Human Rights in the 21st Century

Human Rights in the 21st Century

human rights

In this article, we will take a closer look, on the promulgation, evolution and state of human rights in the 21st century realm. Human rights is essential to each and everyone of us living in the 21st century. It serves as our voice in an empeding society that lacks understanding and open-mindedness. It is a mirror that reflects the innermost purpose on why individuals all around the world have an inner desire to fight for one’s rights, and finally, it serves as a dynamic push to convene people in a crusade that will make it testamentary and vivid all around the globe. 

In the context of putting into the spotlight the 21st century people’s view of human rights, we will be taking into consideration the views of 4 famous personalities that shared their own respective speech, address, lecture and talk as to which human right is the most essential of all. 

21st Century Human Rights: The Perspectives

First and foremost, is the point of view of Shami Chakrabarti. She is a lawyer by profession and is currently the Director of Liberty at the National Council for Civil Liberties in London. According to Chakrabarti, in her speech and talk addressed at the TEDx event in London, with the use of the TED conference format and with the topic on “Human Rights in the 21st century”, she firmly believes that the most essential human right is the right of equal treatment under the law.

With this human right, comes the practice of the innermost value of empathy. Chakrabarti believes that empathy has played its great impact in any great civilization and tradition around the world.

Empathy connotes not doing unto others what we do not want others to do unto us, which is generally the golden rule, as well as in thinking of what others may feel if you are in their own shoes. If empathy is practiced, there will be no presence of torture, no afflicted person of slavery, and no incarceration of an individual during a trial, because all of the individuals living in the world love human rights as an empathetic reality. 

On the other hand, Senator Penny Wright of the Parliament of Australia, during her address spoke about the challenges that human rights face in the 21st century, all over the world in the year 2014. Amidst the challenges that human rights face nowadays encapsulated with threats, she believes that the most essential human right, is the right to life. The right to life, in accordance to her point of view is truly important, because it allows every individual to be given the opportunity to enjoy the beauty of life, the opportunities that go with it, and to achieve his or her best version in a given lifetime in individuality.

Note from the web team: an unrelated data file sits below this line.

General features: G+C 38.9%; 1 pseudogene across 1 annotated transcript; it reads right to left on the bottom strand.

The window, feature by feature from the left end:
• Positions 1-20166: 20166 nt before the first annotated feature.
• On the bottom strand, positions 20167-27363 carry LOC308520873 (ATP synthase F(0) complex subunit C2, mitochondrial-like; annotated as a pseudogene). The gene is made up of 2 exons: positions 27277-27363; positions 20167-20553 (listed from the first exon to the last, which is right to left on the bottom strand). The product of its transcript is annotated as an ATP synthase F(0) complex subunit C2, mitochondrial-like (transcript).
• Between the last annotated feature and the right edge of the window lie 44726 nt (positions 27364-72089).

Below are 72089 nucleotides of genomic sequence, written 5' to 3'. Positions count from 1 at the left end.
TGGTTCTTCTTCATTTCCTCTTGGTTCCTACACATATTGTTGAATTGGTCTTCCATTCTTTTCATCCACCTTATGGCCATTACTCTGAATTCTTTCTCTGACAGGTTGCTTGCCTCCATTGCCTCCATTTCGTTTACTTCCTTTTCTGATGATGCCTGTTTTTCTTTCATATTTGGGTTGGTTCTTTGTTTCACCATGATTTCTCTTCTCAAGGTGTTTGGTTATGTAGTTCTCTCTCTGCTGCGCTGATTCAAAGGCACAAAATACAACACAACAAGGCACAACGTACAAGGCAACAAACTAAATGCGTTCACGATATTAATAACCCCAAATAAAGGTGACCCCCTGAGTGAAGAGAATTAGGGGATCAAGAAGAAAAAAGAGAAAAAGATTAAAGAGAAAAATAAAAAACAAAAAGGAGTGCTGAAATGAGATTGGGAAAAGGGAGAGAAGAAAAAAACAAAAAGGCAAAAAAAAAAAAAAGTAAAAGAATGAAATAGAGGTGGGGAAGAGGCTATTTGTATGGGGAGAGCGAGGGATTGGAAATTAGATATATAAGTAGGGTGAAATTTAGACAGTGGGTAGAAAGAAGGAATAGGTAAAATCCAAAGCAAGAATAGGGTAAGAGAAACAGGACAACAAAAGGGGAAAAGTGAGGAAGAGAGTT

The challenges and threats that the right of life is facing right now in the perspective of individuals, is the inhumane and degrading treatment of individuals in some parts of the world, the lack of being given a proper investigation for an untimely death of an individual, the experienced torture of individuals living in some parts of the world, the act of being accused and arrested for a criminal charge without proper judicial process involved, and the loss of one’s child, home, job and liberty because of an accusation and hearsay given to an individual. 

With these challenges, Senator Wright encouraged lawmakers and law enforcers to act on this urgent call of abolishing and eradicating these challenges and threats, so that equal access to the right of life is achieved all over the world. 

On the contrary, Professor Noam Chomsky and Chairman Howard Davies, equally shared a one platform of expression and voice, during their joint lecture held last October 29, 2009 at Old Theater, Old Building in Melbourne, Australia, on the topic that focused on the state and future of human rights in the 21st century. Although they may have shared and spoke together in one event, the two had a different take, as to which human right is the most essential in their own perspective.